Step #6 | As students create their own examples based on their own winter or holiday traditions, they will label each of their examples exactly as they did in Step #1 above.

Step #7 | After they have their examples labeled, they will group up and work with others to check their answers, share their experiences, and generally learn more about each other while also discussing their figurative language examples. [Note: this sharing time could also be done as a large group over several days.]

Step #8 | After the student shares their own examples (while simultaneously fixing and labeling them correctly as needed), the students will then cut out and color their examples. 

Step #9 | For this version, it is sometimes fun to hang the lights up around the room or in the hallway using yarn so that people can read the other examples that students have written and learn more about them, their home lives, and their traditions.

Figurative Language Holiday Craftivity

Holiday Craftivity Option #3: Color Me Correct

Finally, in this variation on this Figurative Language Holiday Craftivity, we are going to encourage a little devious coloring to take place.

In the previous activities, students were encouraged to color their lights in any way that suited them, but this time, we are going to be a little more specific.

This activity is prepped in a slightly different way.

Step #1 | Hand out the full sheets of figurative language light examples to students.

Step #2 |  Have students work through the examples, but instead of labeling the lights directly, they will label them in the white space near the lights. 

Step #3 | Once they’ve labeled all the examples, students will check their answers with others or on the answer sheet.

This is where it starts to get interesting.

Step #4 | Now that students know the correct answers, the class will assign colors to each type of figurative language (Example: Simile=Orange, Metaphor=Red, Personification=Blue, etc.)

Step #5 | Students will then color their lights, but they will only color 50% of their lights the color that actually corresponds to the correct answers; the other 50% will be purposefully colored incorrectly.

Step #6 | After they are finished coloring, students will cut out their lights and they will place them in a baggy or container.

Step #7 | At this point, the teacher has a few options…

  • Option #1: Students can pass their set of lights to another student who pulls the examples out one at a time and tries to sort them out (correctly colored lights in one pile and incorrectly colored lights in another). [Remember, the answers are not on the lights, so students have to consider the color the light is colored, the answer the color suggests, and directly compare that to the example and what the real color should have been. This is a thinker!]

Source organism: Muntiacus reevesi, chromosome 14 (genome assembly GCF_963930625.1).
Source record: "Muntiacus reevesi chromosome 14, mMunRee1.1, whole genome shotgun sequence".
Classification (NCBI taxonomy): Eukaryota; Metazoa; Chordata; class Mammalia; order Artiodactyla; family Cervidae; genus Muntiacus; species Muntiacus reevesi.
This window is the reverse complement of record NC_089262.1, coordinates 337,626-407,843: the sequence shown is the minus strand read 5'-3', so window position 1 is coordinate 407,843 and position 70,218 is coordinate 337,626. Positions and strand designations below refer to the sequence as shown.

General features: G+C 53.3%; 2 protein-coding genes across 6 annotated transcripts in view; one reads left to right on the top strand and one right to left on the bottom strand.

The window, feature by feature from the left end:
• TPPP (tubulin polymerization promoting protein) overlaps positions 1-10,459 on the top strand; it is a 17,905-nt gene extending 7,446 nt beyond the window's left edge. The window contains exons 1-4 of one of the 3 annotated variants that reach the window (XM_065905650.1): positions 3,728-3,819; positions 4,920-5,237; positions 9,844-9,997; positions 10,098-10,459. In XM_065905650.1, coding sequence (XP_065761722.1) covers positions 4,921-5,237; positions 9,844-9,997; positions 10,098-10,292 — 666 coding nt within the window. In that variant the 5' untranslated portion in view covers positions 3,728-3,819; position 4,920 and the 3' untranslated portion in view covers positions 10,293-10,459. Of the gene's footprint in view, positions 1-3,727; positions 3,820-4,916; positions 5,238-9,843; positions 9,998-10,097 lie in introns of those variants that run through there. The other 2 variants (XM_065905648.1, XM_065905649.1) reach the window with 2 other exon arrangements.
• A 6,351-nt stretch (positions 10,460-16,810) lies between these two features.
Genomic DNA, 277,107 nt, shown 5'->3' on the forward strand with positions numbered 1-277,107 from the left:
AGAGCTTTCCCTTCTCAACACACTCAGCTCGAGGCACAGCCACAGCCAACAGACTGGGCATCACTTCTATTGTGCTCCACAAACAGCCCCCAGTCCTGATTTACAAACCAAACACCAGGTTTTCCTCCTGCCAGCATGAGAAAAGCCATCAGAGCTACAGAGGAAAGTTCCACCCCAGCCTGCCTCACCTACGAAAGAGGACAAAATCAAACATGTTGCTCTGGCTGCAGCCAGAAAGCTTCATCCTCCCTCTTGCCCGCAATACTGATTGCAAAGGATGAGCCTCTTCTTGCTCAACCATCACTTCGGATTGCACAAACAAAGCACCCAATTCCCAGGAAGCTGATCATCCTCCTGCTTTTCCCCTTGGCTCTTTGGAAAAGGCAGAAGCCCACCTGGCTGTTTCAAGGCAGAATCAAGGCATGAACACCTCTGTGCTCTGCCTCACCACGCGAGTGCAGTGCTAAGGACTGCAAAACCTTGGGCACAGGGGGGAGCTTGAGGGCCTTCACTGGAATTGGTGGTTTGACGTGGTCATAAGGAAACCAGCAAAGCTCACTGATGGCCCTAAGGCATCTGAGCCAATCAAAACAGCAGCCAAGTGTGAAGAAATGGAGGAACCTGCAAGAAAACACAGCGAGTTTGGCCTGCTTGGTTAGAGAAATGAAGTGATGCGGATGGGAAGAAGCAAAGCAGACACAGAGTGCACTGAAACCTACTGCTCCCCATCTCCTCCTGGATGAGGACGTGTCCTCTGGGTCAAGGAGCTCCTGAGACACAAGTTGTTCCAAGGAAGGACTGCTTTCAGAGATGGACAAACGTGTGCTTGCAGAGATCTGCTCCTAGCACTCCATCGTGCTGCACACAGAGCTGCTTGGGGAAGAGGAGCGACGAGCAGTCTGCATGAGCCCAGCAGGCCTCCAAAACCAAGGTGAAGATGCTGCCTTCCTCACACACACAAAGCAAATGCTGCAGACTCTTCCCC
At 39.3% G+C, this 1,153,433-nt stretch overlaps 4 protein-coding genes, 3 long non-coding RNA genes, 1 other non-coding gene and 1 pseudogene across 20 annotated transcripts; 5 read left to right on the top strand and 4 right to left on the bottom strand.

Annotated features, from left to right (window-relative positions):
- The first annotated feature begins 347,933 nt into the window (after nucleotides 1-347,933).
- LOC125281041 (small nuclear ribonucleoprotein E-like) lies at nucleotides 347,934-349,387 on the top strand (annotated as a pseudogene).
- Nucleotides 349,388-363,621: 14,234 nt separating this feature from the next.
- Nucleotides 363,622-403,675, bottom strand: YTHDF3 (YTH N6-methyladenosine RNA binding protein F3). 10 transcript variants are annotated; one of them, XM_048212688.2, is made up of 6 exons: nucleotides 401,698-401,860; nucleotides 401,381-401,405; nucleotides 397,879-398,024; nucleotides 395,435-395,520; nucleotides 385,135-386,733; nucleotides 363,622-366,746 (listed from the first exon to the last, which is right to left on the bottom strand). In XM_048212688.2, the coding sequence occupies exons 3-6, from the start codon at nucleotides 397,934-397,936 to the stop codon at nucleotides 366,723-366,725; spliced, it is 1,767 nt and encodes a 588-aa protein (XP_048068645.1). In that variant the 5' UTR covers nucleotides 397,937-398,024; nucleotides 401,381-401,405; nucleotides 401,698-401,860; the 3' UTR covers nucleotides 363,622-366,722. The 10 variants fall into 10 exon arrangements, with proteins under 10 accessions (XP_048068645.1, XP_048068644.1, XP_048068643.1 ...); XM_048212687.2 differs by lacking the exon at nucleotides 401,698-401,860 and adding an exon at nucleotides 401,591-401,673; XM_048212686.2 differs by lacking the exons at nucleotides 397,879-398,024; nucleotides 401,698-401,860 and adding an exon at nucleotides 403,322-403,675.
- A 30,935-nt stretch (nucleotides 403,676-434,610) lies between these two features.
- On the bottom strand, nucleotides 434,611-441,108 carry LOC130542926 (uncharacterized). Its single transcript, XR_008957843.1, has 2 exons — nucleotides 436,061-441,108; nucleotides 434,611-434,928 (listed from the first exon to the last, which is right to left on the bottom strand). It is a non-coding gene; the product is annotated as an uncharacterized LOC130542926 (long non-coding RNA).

• Option #2: Have groups of 3-4 students mix all their lights together, and then have all of the groups in the room race to work through the separation process. This is a fun problem-solving challenge. [Suggestion: tell students the objective before they get started and let them talk through a strategy. This will allow them to really get the mental juices flowing!]
  • Option #3: Mix all the lights together in a bucket or bowl and use the color mismatched lights in centers throughout the following days. When students go to this center, they will pull out a light, read the example, and determine whether or not the color associated with the light is correct. They will then sort them. If students did the activity correctly, then once all the lights are sorted, they will have the same number of ‘correct’ lights as they do ‘incorrect’ lights.

No matter which option you choose, this Figurative Language Holiday Craftivity is the perfect way to bring a little light and joy into your classroom this winter season! Check out this post to learn about even more ways you can use Fun in 5th Grade resources and blog posts to plan your holiday season!

Share it:


You might also like...